If they injury is permanent, the victim will need compensation for loss of future income. All medical expenses should be paid as well.

If a person is assaulted by someone to whom they owe money, the debt might be cancelled by way of restitution.

The financial compensation for a sexual assault will take account of the physical, emotional and spiritual harm done. Permanent emotional scars will justify extreme financial penalties. If the assault affects the woman's prospect for marriage, the compensation should also cover this.

Murder is the most serious crime, so it deserves the toughest penalty. In principle, the only penalty proportional to the killing of a human is death of the murderer. If justice were the only consideration, the death penalty would be mandatory, because no other penalty can compensate for the death of another human? No financial payment can fully compensate for a human life (Ex 21:14).

Justice understands that the parents of a murdered child might want to kill the killer. However, justice is not justice, if it is not tempered by mercy. Most people will be uncomfortable about applying a death penalty, because they have an abhorrence for taking life. They would be reluctant to kill, even a murderer. Mercy will temper judgment (James 2:13).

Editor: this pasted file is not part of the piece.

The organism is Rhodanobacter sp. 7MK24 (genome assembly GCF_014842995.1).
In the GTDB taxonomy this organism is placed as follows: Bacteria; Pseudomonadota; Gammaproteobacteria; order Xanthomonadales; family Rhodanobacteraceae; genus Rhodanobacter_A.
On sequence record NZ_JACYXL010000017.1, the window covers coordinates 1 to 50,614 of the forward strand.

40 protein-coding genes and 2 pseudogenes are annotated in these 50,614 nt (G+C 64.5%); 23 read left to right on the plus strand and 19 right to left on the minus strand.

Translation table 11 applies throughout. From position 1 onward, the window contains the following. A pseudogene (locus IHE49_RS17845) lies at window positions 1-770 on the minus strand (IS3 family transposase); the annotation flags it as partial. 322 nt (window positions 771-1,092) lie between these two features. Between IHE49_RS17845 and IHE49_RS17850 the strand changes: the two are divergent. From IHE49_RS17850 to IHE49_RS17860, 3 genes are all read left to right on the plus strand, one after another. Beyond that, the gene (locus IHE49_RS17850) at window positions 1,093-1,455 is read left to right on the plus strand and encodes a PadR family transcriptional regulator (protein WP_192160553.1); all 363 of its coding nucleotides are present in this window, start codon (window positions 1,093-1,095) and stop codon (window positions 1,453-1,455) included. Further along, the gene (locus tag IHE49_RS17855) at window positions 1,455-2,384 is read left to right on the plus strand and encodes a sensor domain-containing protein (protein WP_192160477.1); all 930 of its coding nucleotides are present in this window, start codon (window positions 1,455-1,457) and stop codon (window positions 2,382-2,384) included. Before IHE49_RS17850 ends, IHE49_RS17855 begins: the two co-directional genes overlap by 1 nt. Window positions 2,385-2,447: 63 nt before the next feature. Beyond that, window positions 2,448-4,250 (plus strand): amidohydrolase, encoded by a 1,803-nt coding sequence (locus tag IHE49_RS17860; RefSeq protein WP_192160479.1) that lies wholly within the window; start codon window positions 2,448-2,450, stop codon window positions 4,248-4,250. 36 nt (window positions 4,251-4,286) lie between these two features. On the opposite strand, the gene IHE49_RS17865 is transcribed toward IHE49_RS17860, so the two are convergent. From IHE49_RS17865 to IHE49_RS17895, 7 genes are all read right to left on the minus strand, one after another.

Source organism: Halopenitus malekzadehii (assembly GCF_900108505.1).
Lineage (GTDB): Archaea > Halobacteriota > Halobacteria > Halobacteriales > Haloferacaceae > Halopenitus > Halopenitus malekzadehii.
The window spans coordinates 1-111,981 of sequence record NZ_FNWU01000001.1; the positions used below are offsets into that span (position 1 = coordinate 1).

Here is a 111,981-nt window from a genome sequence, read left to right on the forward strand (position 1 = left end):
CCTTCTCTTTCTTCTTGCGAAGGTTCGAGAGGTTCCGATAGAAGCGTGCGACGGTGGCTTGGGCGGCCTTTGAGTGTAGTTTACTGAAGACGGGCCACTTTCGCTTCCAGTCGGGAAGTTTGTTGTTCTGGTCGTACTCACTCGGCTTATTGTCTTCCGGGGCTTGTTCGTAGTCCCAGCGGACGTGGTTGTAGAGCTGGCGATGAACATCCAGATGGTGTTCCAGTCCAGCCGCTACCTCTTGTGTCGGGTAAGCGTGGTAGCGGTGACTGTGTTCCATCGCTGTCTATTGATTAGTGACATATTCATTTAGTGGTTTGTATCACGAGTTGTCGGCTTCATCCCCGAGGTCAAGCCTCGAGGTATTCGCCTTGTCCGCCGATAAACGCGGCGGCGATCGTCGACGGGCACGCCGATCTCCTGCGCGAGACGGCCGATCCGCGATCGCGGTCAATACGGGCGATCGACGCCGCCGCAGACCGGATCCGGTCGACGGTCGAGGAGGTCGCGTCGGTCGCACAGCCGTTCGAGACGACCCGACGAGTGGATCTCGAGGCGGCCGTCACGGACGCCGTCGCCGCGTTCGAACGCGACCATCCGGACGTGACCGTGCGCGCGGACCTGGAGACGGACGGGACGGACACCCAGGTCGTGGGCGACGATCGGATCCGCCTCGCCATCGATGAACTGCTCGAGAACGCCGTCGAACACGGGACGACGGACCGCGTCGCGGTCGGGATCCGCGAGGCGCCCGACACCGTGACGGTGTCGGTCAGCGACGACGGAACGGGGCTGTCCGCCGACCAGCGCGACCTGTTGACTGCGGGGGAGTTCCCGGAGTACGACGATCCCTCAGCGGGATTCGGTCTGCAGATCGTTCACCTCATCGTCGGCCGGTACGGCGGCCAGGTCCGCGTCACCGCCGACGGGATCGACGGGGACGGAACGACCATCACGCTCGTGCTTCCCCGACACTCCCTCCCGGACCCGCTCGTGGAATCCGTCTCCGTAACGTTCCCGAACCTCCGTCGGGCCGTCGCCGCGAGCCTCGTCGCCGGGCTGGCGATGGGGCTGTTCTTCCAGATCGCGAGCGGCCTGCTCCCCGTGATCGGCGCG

The problem with the death penalty is that it does nothing for the financial dependents of the victim. It hurts the dependents of the murderer more than it hurts the murderer, so true justice is not really achieved. Payment of financial restitution to the family of the person murdered will generally be a more satisfactory penalty. This payment would have to be large enough to compensate for the loss of the life and to make up for the future earnings lost by the victim's family. The murderer might have to mortgage his life to be able to make this restitution.

Life imprisonment is not a just penalty. The dependents of the victim do not benefit, because it is impossible for the murderer to earn any money to pay restitution. Imprisonment places a burden on society, because they have to pay for the murderer to live in expensive prison system.